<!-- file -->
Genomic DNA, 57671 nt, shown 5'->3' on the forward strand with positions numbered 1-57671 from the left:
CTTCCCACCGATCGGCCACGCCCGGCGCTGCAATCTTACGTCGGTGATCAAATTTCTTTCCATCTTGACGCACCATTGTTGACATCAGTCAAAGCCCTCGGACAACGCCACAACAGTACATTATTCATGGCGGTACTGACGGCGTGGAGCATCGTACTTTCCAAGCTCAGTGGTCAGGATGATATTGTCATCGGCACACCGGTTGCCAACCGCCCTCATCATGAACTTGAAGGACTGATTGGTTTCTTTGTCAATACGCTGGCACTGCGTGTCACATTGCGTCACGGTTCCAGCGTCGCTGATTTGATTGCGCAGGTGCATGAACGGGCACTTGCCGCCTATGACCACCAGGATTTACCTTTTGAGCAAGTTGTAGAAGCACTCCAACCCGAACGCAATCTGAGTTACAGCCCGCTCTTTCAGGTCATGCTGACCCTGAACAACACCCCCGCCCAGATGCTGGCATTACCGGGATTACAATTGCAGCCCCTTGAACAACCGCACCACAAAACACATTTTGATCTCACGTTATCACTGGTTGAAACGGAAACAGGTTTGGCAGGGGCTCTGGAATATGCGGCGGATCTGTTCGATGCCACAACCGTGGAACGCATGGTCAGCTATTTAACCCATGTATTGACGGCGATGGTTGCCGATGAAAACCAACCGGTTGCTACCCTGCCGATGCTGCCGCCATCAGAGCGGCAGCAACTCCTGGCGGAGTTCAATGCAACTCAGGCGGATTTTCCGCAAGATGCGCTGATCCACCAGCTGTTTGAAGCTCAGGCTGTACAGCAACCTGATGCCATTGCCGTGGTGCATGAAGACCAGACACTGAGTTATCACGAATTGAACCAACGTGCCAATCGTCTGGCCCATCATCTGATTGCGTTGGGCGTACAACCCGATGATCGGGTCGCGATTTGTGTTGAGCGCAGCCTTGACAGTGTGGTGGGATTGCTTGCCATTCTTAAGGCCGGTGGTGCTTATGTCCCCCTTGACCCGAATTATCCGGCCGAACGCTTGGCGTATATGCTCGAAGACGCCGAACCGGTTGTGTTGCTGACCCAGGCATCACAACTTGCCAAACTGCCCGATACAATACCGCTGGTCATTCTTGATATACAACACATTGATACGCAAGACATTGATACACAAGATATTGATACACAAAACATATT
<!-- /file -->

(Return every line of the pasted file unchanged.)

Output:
Genomic DNA, 57671 nt, shown 5'->3' on the forward strand with positions numbered 1-57671 from the left:
CTTCCCACCGATCGGCCACGCCCGGCGCTGCAATCTTACGTCGGTGATCAAATTTCTTTCCATCTTGACGCACCATTGTTGACATCAGTCAAAGCCCTCGGACAACGCCACAACAGTACATTATTCATGGCGGTACTGACGGCGTGGAGCATCGTACTTTCCAAGCTCAGTGGTCAGGATGATATTGTCATCGGCACACCGGTTGCCAACCGCCCTCATCATGAACTTGAAGGACTGATTGGTTTCTTTGTCAATACGCTGGCACTGCGTGTCACATTGCGTCACGGTTCCAGCGTCGCTGATTTGATTGCGCAGGTGCATGAACGGGCACTTGCCGCCTATGACCACCAGGATTTACCTTTTGAGCAAGTTGTAGAAGCACTCCAACCCGAACGCAATCTGAGTTACAGCCCGCTCTTTCAGGTCATGCTGACCCTGAACAACACCCCCGCCCAGATGCTGGCATTACCGGGATTACAATTGCAGCCCCTTGAACAACCGCACCACAAAACACATTTTGATCTCACGTTATCACTGGTTGAAACGGAAACAGGTTTGGCAGGGGCTCTGGAATATGCGGCGGATCTGTTCGATGCCACAACCGTGGAACGCATGGTCAGCTATTTAACCCATGTATTGACGGCGATGGTTGCCGATGAAAACCAACCGGTTGCTACCCTGCCGATGCTGCCGCCATCAGAGCGGCAGCAACTCCTGGCGGAGTTCAATGCAACTCAGGCGGATTTTCCGCAAGATGCGCTGATCCACCAGCTGTTTGAAGCTCAGGCTGTACAGCAACCTGATGCCATTGCCGTGGTGCATGAAGACCAGACACTGAGTTATCACGAATTGAACCAACGTGCCAATCGTCTGGCCCATCATCTGATTGCGTTGGGCGTACAACCCGATGATCGGGTCGCGATTTGTGTTGAGCGCAGCCTTGACAGTGTGGTGGGATTGCTTGCCATTCTTAAGGCCGGTGGTGCTTATGTCCCCCTTGACCCGAATTATCCGGCCGAACGCTTGGCGTATATGCTCGAAGACGCCGAACCGGTTGTGTTGCTGACCCAGGCATCACAACTTGCCAAACTGCCCGATACAATACCGCTGGTCATTCTTGATATACAACACATTGATACGCAAGACATTGATACACAAGATATTGATACACAAAACATATT